Bandai’s release of their VF-171 toy turned out to be controversial as it was riddled with quality issues. There were many reports of the black-coloured parts on the toy crumbling, especially the complex triangular-shaped parts that become the shoulders. I preordered this but never got around to opening it until I got the Armor Parts set. My experience with this toy though, was a long story.
The smaller accessories are packed in sealed bags. There is a pair of head lasers in rigid plastic, cover parts for the arms in Fighter mode, a pilot figure and 3 pairs of fixed-pose hands. The gunpod doesn’t transform but has an unfolding foregrip and tab for mounting onto Fighter.
It looks similar to the VF-17 from Macross 7 except with a Frontier-style long nose. I’m not sure how different this toy is from Yamato’s VF-17 though. Either way, they’re based on the real-life F-117.
At least there’s some generous stamp printing going on, but the designation on the tail has a really stupid-looking serif font.
The markings make it look quite busy but I like it.
The nozzles in the die-cast feet can be easily seen.
It’s a bit challenging to open the canopy as its shape makes it inaccessible.
As usual, die-cast/rubber for the landing gear. The gear doors seem to fit quite well on this toy. The gunpod has an extra tab towards the front, ensuring it remains centred and firmly attached all the time. Unlike most other Valkyrie toys the intakes are permanently shut.
The standard-issue stand has a different, plain base.
The secondary tab on the gunpod needs to detach so that it can pass through the base. I feel it to be a little unnecessary, but the toy attaches to the tabs on the stand firmly if you got through the trouble.
The non-adjustable stand requires some creative camera angles.
Wish Yamato/Arcadia could do as much printing as Bandai. Those No Step markings are just lovely.
The VF-171 transformation is ironically too complex rather than fun. At this stage it’s not so bad but the sequence of steps is really important. Even after messing with it so many times I still have to refer to the manual when transforming it. The legs rotate 90 degrees and there is some complex locking mechanism that prevents them from rotating back until you collapse the extending knee joint. Ironically instead of having the black parts on my toy crumble I didn’t follow the sequence and hamhanded the knee joint so badly I went to buy a second one. I’ll talk more about it at the end of the review.
And there’s the complex origami-style folding triangles on the sides of Fighter that disappear inside the shoulders which crumble on many owners’ copies. The triangles are held together with screws and their tension helps prevent the shoulder armour from sagging. It seems like they are screwed in so tight that the plastic cracks, but the issue is why such a brittle material is used for those areas.
On the bright side this toy has some great ankle joints that surprisingly don’t weaken. Look at the nice stance it has going on there.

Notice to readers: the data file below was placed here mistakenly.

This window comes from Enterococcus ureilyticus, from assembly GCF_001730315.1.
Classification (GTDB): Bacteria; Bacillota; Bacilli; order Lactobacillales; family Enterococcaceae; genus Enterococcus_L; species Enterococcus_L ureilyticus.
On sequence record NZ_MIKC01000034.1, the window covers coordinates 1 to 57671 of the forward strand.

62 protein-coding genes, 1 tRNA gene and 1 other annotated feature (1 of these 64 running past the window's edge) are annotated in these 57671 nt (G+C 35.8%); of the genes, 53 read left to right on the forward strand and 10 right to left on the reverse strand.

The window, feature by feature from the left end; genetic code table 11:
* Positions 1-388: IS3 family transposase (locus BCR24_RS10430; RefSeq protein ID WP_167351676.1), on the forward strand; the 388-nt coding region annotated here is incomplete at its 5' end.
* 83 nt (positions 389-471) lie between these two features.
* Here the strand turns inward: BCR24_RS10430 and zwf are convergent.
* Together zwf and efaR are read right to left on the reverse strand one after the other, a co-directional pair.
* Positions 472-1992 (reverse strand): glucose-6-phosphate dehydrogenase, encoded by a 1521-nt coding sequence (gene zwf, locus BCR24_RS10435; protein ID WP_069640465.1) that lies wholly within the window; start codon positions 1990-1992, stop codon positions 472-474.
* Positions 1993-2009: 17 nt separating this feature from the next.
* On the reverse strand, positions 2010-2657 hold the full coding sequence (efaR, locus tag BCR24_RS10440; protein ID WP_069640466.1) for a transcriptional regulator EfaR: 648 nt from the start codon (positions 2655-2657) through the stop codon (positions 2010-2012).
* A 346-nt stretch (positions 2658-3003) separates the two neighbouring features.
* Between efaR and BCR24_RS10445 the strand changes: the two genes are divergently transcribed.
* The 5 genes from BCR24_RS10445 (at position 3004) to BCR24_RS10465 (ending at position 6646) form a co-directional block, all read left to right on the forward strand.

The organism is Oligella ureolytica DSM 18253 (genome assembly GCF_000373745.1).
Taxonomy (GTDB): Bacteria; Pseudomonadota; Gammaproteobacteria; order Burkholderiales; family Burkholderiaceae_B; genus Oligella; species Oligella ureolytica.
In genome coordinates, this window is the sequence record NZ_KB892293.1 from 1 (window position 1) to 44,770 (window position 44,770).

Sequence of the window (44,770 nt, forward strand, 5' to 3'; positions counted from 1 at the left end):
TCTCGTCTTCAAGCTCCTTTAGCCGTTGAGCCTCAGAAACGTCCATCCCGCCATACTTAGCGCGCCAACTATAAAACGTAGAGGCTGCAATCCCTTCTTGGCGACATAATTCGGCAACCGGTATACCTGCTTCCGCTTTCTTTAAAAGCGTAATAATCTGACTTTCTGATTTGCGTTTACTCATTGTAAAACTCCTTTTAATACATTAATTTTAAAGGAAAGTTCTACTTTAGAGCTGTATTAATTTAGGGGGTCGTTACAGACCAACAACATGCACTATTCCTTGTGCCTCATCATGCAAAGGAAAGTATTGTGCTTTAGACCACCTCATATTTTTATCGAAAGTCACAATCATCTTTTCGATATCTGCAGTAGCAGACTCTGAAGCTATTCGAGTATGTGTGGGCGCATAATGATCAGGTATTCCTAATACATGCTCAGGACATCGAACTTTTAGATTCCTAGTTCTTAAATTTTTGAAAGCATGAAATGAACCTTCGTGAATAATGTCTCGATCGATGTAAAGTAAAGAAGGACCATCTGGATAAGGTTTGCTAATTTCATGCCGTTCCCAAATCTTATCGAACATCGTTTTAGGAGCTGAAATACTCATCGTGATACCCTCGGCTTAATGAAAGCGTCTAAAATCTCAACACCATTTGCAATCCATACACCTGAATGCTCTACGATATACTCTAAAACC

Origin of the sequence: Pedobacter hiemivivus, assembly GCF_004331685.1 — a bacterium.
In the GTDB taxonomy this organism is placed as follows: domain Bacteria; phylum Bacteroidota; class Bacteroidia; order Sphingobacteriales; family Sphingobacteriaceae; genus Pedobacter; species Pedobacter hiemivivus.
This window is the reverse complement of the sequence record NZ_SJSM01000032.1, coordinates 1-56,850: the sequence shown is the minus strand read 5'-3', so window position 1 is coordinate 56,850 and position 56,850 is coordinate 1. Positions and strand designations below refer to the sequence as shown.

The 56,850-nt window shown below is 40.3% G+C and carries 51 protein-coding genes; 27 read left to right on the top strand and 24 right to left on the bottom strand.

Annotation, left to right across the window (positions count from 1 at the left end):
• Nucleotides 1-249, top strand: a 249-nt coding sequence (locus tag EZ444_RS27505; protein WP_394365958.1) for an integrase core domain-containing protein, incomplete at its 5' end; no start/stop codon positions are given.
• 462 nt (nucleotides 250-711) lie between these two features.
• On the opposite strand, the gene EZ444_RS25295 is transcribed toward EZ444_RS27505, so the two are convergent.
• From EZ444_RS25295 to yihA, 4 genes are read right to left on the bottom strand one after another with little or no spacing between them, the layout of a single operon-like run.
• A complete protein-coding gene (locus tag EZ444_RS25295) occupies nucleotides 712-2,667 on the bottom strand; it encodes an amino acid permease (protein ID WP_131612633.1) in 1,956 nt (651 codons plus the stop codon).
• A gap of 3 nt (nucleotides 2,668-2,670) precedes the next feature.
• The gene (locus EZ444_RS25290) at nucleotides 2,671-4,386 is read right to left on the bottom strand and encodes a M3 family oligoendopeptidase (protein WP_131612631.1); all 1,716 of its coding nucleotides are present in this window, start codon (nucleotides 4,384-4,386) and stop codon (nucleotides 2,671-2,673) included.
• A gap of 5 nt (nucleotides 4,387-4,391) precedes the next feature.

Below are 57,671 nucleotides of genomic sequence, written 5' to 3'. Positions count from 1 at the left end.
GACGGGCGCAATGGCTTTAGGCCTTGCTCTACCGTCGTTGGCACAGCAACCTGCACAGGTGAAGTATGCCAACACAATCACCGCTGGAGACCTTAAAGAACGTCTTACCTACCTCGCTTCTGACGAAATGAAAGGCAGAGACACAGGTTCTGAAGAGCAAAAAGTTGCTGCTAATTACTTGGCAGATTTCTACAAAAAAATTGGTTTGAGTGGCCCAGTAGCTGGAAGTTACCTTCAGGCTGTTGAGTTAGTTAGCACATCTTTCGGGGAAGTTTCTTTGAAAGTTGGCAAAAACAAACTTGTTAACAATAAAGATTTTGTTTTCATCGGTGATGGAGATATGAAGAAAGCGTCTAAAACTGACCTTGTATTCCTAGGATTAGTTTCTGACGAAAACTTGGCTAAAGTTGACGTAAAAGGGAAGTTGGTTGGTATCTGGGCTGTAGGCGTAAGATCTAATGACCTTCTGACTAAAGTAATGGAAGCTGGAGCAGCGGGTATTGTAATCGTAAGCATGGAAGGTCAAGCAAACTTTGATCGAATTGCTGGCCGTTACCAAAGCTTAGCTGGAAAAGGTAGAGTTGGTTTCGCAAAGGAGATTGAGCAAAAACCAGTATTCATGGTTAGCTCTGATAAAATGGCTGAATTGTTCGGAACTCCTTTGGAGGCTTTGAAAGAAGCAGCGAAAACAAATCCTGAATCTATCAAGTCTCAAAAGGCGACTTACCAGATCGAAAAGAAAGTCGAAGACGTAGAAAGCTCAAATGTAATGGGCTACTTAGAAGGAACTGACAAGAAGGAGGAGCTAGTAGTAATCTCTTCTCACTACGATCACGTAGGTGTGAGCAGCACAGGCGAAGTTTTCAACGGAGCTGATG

I’m not sure how to describe Battroid; it’s like a cross between the sleek Frontier-style design and the bulky Macross 7 proportions. Either way, I really like it.
However, transformation to Battroid is really complex and nerve-wracking. It also doesn’t feel as solid compared to Fighter. The body/spine doesn’t appear to lock together and can move all over the place. The base of the neck also isn’t fixed to anything. The hip joints are supposed to crank forward/upward but they don’t lock firmly and are too loose, swinging backwards once you pick the toy up.
It has a cool visor that catches light well.
Erm nipple guns. They are on ball joints.
The upper arm is unpainted die-cast. I’m not sure if Bandai is cutting corners by not painting it, but paint on die-cast parts chips really easily and given the amount of moving parts on the arms I can sort of understand. The shoulders are loose on mine, and there is a second joint that is a pain to manipulate in Battroid. If you don’t work it into the correct position, it makes the shoulders sag.
The neck has a wide range, possibly due to the transformation mechanism. The head lasers are on ball joints.
However the backs of the long elbows bump against the folded wing-cape most of the time.
Like the other Frontier toys sideways motion is hampered by the tops of the thighs.
The knees bend around 90 degrees and require the knee joint to extend to achieve that range.
With the foregrip unfolded.
So my story with this guy goes like this. I was really ill some time ago and when I had enough strength to climb out of bed I decided to open and play with this. I managed to transform it from Fighter to Battroid, then left it alone for some time before getting back to transform it back to Fighter. I didn’t read the manual properly and couldn’t get the legs to rotate because I didn’t retract the knee joint completely. Eventually I ruined the locking mechanism and couldn’t get one of the legs to budge in any direction, and then got the entire knee sheared off. With one broken leg I ended up ordering a used one from Mandarake which had the cracked shoulder triangles, so I simply took the shoulders from my first one and transplanted it onto the used one. I also loosened the screws in the triangles so hopefully they don’t crack so soon.
Compared to the other Frontier toys, the VF-171 has few accessories, so you can’t do much with it other than attempt to transform it and not get frustrated. Battroid mode could have been more solid as well. While I liked the design of this toy, it’s very hard to transform and is riddled with quality issues, so you can find it going for cheap on several shops. The VF-171EX doesn’t have the cracking issue but costs much more. At least it’s something different and not the umpteenth iteration of the VF-25.